The most striking feature of these small yet robust animals is the crest of black hairs on the tail, which is short and fattened at the base. They hunt at night, mainly for insects, arthropods and small invertebrates but are not strictly nocturnal. The park currently has a management program for this species, which involves an annual survey using targeted trapping and a patch burning program to create ideal habitat.
Tarkawara (Notomys alexis)
Tarkawara (spinifex hopping mouse) are common and live throughout most of the arid zone of Australia preferring spinifex covered sandflats and stabilised sand dunes. They have a head and body length of 95-112 millimetres and tail length of 131-150 millimetres and weigh between 27-45 grams. Populations vary greatly according to levels of rainfall and population explosions were recorded in 1974-75 and 1988-89 after heavy rains.
Individuals avoid the desert heat by sheltering in deep, humid burrows lined with small twigs, leaves and other plant material. Like many animals in the desert they only come out at night and their diet consists of a variety of seeds, roots, shoots and invertebrates.
Malu (Macropus rufus)
Malu (red kangaroo) is found mainly in the better-watered plains country and low open woodlands, but subsists sparsely in the desert. The males are 1645-2400 millimetres in size and females are 1390-2000 millimetres and weigh between 22-85 kilograms (males) and 17-35 kilograms (females).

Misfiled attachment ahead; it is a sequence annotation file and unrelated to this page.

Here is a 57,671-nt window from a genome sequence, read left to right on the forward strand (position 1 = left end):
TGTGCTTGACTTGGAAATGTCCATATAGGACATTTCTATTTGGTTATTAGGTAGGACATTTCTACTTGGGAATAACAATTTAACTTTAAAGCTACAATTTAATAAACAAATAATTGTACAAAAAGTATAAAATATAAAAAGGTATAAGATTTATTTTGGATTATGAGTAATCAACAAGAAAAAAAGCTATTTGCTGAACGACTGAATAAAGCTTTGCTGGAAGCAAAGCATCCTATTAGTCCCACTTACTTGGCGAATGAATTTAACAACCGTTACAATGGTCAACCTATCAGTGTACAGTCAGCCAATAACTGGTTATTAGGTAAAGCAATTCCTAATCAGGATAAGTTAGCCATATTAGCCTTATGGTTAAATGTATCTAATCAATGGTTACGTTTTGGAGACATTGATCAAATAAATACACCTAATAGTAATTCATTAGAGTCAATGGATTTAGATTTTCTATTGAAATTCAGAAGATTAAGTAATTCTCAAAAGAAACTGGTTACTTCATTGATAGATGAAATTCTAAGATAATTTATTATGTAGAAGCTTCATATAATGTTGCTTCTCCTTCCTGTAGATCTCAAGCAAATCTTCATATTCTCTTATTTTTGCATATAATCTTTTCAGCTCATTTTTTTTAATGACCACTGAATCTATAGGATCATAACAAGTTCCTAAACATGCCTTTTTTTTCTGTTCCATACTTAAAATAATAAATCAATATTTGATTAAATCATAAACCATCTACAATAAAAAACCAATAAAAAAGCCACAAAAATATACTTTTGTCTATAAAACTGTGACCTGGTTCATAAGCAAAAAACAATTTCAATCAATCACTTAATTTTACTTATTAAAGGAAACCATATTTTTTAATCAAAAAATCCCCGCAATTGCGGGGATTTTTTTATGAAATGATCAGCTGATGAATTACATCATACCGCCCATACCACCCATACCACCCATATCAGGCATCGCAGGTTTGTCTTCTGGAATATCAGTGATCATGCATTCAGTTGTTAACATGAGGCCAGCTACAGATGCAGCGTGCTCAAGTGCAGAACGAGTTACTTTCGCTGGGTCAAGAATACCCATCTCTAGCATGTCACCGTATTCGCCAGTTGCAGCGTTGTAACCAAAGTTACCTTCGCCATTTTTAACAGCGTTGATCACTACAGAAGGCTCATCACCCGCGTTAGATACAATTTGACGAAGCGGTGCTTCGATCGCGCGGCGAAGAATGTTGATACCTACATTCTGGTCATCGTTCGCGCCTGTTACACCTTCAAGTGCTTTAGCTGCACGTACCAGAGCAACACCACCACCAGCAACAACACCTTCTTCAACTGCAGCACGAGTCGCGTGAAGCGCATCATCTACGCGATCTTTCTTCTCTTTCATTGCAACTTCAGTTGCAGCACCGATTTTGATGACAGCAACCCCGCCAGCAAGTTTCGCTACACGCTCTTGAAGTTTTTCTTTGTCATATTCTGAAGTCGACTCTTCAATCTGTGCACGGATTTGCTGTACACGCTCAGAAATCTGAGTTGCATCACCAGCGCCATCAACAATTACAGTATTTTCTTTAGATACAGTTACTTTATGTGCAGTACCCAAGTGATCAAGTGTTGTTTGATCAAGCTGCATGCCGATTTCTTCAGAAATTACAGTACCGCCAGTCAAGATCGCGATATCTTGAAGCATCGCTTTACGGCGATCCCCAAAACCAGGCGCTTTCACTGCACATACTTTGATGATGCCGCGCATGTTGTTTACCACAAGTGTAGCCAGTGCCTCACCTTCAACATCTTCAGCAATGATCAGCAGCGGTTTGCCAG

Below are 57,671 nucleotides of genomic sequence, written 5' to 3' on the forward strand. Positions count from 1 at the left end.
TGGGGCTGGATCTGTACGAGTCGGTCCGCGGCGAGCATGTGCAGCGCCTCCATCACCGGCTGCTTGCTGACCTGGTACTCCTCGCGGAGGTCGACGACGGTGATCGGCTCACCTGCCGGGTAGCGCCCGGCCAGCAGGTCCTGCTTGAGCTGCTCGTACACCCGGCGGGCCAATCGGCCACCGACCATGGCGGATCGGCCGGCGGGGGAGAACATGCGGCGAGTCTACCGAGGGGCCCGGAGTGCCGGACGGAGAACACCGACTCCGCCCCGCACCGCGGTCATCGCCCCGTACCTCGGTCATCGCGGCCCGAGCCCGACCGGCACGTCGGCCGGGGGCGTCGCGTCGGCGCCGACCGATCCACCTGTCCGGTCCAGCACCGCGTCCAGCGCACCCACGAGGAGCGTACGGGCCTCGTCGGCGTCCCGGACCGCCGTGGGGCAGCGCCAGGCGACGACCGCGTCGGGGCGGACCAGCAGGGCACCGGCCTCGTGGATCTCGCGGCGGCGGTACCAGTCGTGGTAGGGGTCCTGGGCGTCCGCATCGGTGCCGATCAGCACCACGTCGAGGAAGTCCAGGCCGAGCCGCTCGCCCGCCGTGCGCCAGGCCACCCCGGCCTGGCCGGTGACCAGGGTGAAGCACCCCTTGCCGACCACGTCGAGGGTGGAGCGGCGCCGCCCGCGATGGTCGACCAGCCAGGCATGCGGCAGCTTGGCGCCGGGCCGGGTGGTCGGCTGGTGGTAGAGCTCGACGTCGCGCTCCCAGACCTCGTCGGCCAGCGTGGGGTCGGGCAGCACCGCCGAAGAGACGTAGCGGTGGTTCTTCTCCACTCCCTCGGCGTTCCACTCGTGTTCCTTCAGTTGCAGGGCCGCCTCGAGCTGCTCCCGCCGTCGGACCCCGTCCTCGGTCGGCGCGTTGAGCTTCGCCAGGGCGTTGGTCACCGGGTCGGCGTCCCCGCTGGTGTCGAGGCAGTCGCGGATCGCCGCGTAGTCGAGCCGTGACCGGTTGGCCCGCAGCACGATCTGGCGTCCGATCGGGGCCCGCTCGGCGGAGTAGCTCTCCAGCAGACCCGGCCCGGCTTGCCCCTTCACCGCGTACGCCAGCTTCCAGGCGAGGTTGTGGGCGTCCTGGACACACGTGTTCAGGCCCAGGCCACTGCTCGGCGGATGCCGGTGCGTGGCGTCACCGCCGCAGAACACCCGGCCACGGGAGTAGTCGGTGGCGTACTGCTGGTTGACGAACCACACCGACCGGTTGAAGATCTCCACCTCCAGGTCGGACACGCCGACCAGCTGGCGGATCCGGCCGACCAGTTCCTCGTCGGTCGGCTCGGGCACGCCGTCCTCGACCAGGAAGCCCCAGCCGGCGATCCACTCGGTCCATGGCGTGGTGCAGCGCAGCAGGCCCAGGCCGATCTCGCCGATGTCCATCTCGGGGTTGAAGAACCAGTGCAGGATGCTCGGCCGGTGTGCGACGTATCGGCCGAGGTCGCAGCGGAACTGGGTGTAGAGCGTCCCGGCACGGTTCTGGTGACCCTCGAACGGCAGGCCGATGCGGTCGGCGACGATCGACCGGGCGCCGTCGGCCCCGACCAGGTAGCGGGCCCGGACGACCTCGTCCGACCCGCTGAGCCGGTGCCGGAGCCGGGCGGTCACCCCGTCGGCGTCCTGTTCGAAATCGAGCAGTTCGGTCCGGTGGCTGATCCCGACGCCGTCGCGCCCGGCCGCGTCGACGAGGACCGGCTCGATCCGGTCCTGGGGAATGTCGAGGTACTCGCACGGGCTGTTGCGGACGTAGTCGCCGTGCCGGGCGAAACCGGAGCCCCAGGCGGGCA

When conditions are favourable malu females can nurture three young at one time, one joey at foot, one in the pouch and one waiting to be born.
Patupiri (Chalinolobus gouldii)
Patupiri (Gould's wattled bat) are a common species widespread throughout Australia and inhabit open forest, mallee, dense forest, tall shrubland and urban areas. The head and body length is between 65-75 millimetres and tail length is 40-50 millimetres and they weigh between 10-18 grams. These bats roost in trees, bird nests, ceilings and have even been found in the roof of the Cultural Centre.
They emit different noises according to their activity such as high pitched chirps when flying low and chittering noises when roosting. Owls, cats and birds including the butcherbird, prey on them.
Papa (Canus lupus dingo)
The papa (dingo) plays a special role in maintaining the balance in the ecosystem. A dingo has a relatively broad head, a pointed muzzle, and erect ears. The fur colour is mostly sandy to reddish brown but can occasionally be black, light brown and even white.
They eat a wide variety of animals such as rabbits, rats, marsupial mice, kangaroos and wallabies. Dingoes are more active at night, sunrise and sunset than in the middle of the day and can been seen in small groups or often alone. In general dingoes are very shy towards humans but can be curious and watch from a distance.
The papa is a wild animal. Please do not try to touch or feed dingos in the park.
There are 21 mammal species of the park currently listed under the EPBC Act 1999 including the murtja (mulgara, Dasycercus cristicauda), itjaritjari (marsupial mole, Notoryctes typhlops), and mala (rufous hare-wallaby, Largochestes hirsutus). For a complete list of species refer to the UKTNP Draft Plan of Management 2009 - 2019 available at the Cultural Centre.